The place had a washer and drier, even though they were small, and they were being run pretty continuously to remove the smoky, sooty marks and smells from whatever could be laundered. The place quickly filled up with boxes and piles of the possessions they could salvage. Stacks of books and learning materials, and piles of bedding and papers were everywhere. It was so bad Karen worried Emma would pull on something and there would be an avalanche on top of her. Emma did, in fact do this more than once, but fortunately it was a stack of papers one time and a pile of blankets another.
Snitch and Yeller hated the apartment more than any of the kids. Neither was used to such close quarters, and it was necessary now to walk Snitch several times a day. This unfortunate job usually fell to Jack. He was fine with it at first, because it gave him a chance to get out and see what was around them, but he quickly realized that what was around the apartment complex was not terribly interesting. There was a semi-busy street, and a small park with a playground the next block over. The apartment was fronted by a smallish lawn, parking spaces, and a picnic table.
Jack soon started trying to talk Ellie in to doing the walking for him. Ellie didn’t mind the air either, but got as bored with the scenery as Jack. Between the two of them, though, they mostly kept Snitch comfortable. Snitch hated the leash and moped around like he was being punished. Yeller tried unsuccessfully to get out of the house every time the door was opened and they had to put a collar on her in case she did manage to escape. Other times she disappeared into the mess and they couldn’t find her.
They had stayed with Rose and David for three days, and in that time had felt right at home. Rose, as usual, said she missed her kids and loved the full house. If the inevitable chaos bothered her at all, she didn’t show it. Even when Joey got into her porcelain figurines, she didn’t get mad. He was actually very careful with them and only almost dropped one of them. She tucked kids into all corners of the small farmhouse to sleep and gave the cat and dog free rein. They had a cat of their own, her name was Precious, and she was Rose and David’s daughter’s cat. Precious wasn’t happy about the arrangement, but after hiding all of the first day, she came out and made friends with Yeller and Snitch. Snitch had learned his lesson and so didn’t bother her much.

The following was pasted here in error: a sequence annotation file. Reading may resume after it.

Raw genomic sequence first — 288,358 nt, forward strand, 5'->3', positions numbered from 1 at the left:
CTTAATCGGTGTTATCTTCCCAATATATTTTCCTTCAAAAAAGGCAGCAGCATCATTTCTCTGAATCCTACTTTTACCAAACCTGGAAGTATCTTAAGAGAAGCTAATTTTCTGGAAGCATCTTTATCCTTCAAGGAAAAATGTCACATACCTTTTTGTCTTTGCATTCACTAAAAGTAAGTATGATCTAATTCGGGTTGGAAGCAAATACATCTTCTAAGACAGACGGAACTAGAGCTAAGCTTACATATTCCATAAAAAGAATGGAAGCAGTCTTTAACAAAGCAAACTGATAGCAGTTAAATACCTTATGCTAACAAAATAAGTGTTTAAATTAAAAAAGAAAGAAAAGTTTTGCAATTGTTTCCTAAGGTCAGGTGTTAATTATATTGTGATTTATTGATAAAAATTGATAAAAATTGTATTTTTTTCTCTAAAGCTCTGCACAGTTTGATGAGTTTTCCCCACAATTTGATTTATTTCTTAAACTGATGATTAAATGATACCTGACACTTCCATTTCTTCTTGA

To get their minds off the fire, while Karen and Johnathan were out dealing with the mess and alternate arrangements, Rose had declared one day “Berry Day” and took the kids out to the blueberry patch. They spent the morning picking beautiful ripe blueberries. As many were eaten right off the bushes as were put in the pans. It was long, hot work and the berries seemed endless. It was fun nonetheless and it was an activity they all could do.
After they had as much they could carry, they tromped back to the house and got busy in the kitchen, making blueberry jam and blueberry muffins. The smaller kids had fun drawing some blueberries and Sarah made some hats out of blue construction paper that looked like the top of a blueberry. They all wore these and named themselves the “blue crew”. It was like a summer camp except better.
Another day, she got the kids baking cookies and even let Emma and Joe help. Sarah and Jack made sure the younger kids were taken care of. Emma and Joe didn’t like Mamma and Daddy leaving at all, but they were ok for the few hours needed and they were busy enough that they forgot to be upset. Sarah and Jack were good older siblings, and Rose was savvy enough when to push an issue and when to let it go. Not many people would have been comfortable taking on five kids at once, but Rose and David knew these kids and it all worked out fine.
Before leaving their house, Karen had told Rose in confidence that they would likely be heading back to Raleigh soon to look for a house. It would take a few weeks to find a place, but the thing she hated most was leaving Rose and David and all the wonderful people they had met. It had been an eventful year, and one they all would never forget.